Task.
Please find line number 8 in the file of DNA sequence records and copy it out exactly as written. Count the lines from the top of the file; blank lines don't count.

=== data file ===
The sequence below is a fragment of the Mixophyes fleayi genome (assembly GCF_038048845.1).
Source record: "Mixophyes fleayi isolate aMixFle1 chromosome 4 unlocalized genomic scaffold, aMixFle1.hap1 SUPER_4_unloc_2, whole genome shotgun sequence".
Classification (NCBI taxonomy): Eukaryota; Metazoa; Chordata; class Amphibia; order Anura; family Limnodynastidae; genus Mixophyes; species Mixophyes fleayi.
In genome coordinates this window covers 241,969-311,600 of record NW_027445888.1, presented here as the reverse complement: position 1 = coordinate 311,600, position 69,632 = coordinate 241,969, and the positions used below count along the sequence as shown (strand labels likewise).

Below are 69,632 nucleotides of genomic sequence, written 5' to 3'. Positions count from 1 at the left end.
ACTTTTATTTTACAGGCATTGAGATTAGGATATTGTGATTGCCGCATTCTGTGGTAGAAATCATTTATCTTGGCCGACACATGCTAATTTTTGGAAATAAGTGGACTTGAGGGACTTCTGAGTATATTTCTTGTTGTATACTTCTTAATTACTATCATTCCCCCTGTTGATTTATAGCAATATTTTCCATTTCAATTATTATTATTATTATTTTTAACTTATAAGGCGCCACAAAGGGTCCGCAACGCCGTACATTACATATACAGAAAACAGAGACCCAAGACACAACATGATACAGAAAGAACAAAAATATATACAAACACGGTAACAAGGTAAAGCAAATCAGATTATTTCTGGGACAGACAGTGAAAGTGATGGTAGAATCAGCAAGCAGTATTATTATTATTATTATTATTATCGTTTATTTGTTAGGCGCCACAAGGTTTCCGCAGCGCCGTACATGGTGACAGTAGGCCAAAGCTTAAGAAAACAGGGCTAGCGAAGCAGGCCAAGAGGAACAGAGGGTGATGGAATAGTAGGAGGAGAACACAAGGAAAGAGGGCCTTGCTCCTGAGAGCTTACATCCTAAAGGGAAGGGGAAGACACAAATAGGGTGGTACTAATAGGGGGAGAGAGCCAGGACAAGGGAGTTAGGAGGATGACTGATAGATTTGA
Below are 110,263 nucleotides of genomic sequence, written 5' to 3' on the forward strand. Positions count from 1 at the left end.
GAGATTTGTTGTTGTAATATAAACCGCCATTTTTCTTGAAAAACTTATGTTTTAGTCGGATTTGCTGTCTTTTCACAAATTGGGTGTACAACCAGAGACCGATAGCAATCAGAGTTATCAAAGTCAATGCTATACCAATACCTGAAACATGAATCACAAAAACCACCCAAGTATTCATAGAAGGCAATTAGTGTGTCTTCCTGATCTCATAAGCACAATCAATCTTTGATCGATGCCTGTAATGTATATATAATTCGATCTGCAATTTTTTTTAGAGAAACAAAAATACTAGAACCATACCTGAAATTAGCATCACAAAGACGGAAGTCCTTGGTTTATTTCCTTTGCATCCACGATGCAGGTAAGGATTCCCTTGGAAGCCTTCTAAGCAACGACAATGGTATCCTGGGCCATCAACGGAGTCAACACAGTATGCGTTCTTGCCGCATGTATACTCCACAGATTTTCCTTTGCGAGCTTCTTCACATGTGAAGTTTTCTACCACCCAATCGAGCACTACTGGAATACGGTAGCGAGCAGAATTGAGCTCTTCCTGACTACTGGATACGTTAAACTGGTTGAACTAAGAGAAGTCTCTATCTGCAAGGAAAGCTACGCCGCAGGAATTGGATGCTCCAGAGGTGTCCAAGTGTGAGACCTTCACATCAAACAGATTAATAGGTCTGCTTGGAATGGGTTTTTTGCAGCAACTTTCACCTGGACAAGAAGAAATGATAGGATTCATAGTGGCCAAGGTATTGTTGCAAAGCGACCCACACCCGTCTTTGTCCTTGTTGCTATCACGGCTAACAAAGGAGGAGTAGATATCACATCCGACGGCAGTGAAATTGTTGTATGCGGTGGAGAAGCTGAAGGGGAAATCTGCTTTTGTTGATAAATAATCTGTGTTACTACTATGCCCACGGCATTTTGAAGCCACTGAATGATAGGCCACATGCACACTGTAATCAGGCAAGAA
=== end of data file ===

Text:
GAGATTTGTTGTTGTAATATAAACCGCCATTTTTCTTGAAAAACTTATGTTTTAGTCGGATTTGCTGTCTTTTCACAAATTGGGTGTACAACCAGAGACCGATAGCAATCAGAGTTATCAAAGTCAATGCTATACCAATACCTGAAACATGAATCACAAAAACCACCCAAGTATTCATAGAAGGCAATTAGTGTGTCTTCCTGATCTCATAAGCACAATCAATCTTTGATCGATGCCTGTAATGTATATATAATTCGATCTGCAATTTTTTTTAGAGAAACAAAAATACTAGAACCATACCTGAAATTAGCATCACAAAGACGGAAGTCCTTGGTTTATTTCCTTTGCATCCACGATGCAGGTAAGGATTCCCTTGGAAGCCTTCTAAGCAACGACAATGGTATCCTGGGCCATCAACGGAGTCAACACAGTATGCGTTCTTGCCGCATGTATACTCCACAGATTTTCCTTTGCGAGCTTCTTCACATGTGAAGTTTTCTACCACCCAATCGAGCACTACTGGAATACGGTAGCGAGCAGAATTGAGCTCTTCCTGACTACTGGATACGTTAAACTGGTTGAACTAAGAGAAGTCTCTATCTGCAAGGAAAGCTACGCCGCAGGAATTGGATGCTCCAGAGGTGTCCAAGTGTGAGACCTTCACATCAAACAGATTAATAGGTCTGCTTGGAATGGGTTTTTTGCAGCAACTTTCACCTGGACAAGAAGAAATGATAGGATTCATAGTGGCCAAGGTATTGTTGCAAAGCGACCCACACCCGTCTTTGTCCTTGTTGCTATCACGGCTAACAAAGGAGGAGTAGATATCACATCCGACGGCAGTGAAATTGTTGTATGCGGTGGAGAAGCTGAAGGGGAAATCTGCTTTTGTTGATAAATAATCTGTGTTACTACTATGCCCACGGCATTTTGAAGCCACTGAATGATAGGCCACATGCACACTGTAATCAGGCAAGAA